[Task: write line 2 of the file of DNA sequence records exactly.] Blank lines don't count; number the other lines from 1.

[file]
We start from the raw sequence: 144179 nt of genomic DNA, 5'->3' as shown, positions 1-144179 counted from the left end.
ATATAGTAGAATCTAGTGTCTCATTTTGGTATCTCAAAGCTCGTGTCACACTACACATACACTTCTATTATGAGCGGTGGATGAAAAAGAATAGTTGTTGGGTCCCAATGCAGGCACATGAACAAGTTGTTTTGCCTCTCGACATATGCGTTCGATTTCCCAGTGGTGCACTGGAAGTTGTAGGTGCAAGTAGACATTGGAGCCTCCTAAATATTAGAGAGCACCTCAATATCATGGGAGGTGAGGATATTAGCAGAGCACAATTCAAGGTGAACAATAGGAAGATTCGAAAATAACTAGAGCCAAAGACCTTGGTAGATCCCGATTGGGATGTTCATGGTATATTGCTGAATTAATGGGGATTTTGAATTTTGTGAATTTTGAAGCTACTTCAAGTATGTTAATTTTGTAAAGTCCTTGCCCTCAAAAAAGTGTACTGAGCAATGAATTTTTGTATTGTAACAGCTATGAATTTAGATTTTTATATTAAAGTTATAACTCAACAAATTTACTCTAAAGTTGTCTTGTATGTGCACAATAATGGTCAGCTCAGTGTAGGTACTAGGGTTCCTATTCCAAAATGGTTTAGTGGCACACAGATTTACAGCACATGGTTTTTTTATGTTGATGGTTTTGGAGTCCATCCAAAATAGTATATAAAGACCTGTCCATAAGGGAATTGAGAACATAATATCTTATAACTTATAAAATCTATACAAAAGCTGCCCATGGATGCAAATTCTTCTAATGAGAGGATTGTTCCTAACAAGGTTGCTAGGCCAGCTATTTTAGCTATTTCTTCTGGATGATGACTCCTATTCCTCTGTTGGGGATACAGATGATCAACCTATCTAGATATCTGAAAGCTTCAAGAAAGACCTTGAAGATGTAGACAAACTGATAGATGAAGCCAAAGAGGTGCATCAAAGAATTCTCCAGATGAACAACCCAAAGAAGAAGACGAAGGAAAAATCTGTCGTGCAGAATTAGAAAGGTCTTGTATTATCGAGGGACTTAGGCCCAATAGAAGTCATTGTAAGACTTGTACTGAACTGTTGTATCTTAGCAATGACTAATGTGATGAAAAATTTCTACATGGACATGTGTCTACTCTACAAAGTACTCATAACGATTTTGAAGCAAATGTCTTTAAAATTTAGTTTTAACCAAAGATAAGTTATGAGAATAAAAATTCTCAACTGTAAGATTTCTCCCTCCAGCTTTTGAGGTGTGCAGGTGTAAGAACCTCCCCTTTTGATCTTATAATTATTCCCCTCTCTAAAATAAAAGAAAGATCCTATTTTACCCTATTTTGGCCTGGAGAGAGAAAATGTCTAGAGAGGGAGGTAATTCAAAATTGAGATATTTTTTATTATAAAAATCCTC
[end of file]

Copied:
ATATAGTAGAATCTAGTGTCTCATTTTGGTATCTCAAAGCTCGTGTCACACTACACATACACTTCTATTATGAGCGGTGGATGAAAAAGAATAGTTGTTGGGTCCCAATGCAGGCACATGAACAAGTTGTTTTGCCTCTCGACATATGCGTTCGATTTCCCAGTGGTGCACTGGAAGTTGTAGGTGCAAGTAGACATTGGAGCCTCCTAAATATTAGAGAGCACCTCAATATCATGGGAGGTGAGGATATTAGCAGAGCACAATTCAAGGTGAACAATAGGAAGATTCGAAAATAACTAGAGCCAAAGACCTTGGTAGATCCCGATTGGGATGTTCATGGTATATTGCTGAATTAATGGGGATTTTGAATTTTGTGAATTTTGAAGCTACTTCAAGTATGTTAATTTTGTAAAGTCCTTGCCCTCAAAAAAGTGTACTGAGCAATGAATTTTTGTATTGTAACAGCTATGAATTTAGATTTTTATATTAAAGTTATAACTCAACAAATTTACTCTAAAGTTGTCTTGTATGTGCACAATAATGGTCAGCTCAGTGTAGGTACTAGGGTTCCTATTCCAAAATGGTTTAGTGGCACACAGATTTACAGCACATGGTTTTTTTATGTTGATGGTTTTGGAGTCCATCCAAAATAGTATATAAAGACCTGTCCATAAGGGAATTGAGAACATAATATCTTATAACTTATAAAATCTATACAAAAGCTGCCCATGGATGCAAATTCTTCTAATGAGAGGATTGTTCCTAACAAGGTTGCTAGGCCAGCTATTTTAGCTATTTCTTCTGGATGATGACTCCTATTCCTCTGTTGGGGATACAGATGATCAACCTATCTAGATATCTGAAAGCTTCAAGAAAGACCTTGAAGATGTAGACAAACTGATAGATGAAGCCAAAGAGGTGCATCAAAGAATTCTCCAGATGAACAACCCAAAGAAGAAGACGAAGGAAAAATCTGTCGTGCAGAATTAGAAAGGTCTTGTATTATCGAGGGACTTAGGCCCAATAGAAGTCATTGTAAGACTTGTACTGAACTGTTGTATCTTAGCAATGACTAATGTGATGAAAAATTTCTACATGGACATGTGTCTACTCTACAAAGTACTCATAACGATTTTGAAGCAAATGTCTTTAAAATTTAGTTTTAACCAAAGATAAGTTATGAGAATAAAAATTCTCAACTGTAAGATTTCTCCCTCCAGCTTTTGAGGTGTGCAGGTGTAAGAACCTCCCCTTTTGATCTTATAATTATTCCCCTCTCTAAAATAAAAGAAAGATCCTATTTTACCCTATTTTGGCCTGGAGAGAGAAAATGTCTAGAGAGGGAGGTAATTCAAAATTGAGATATTTTTTATTATAAAAATCCTC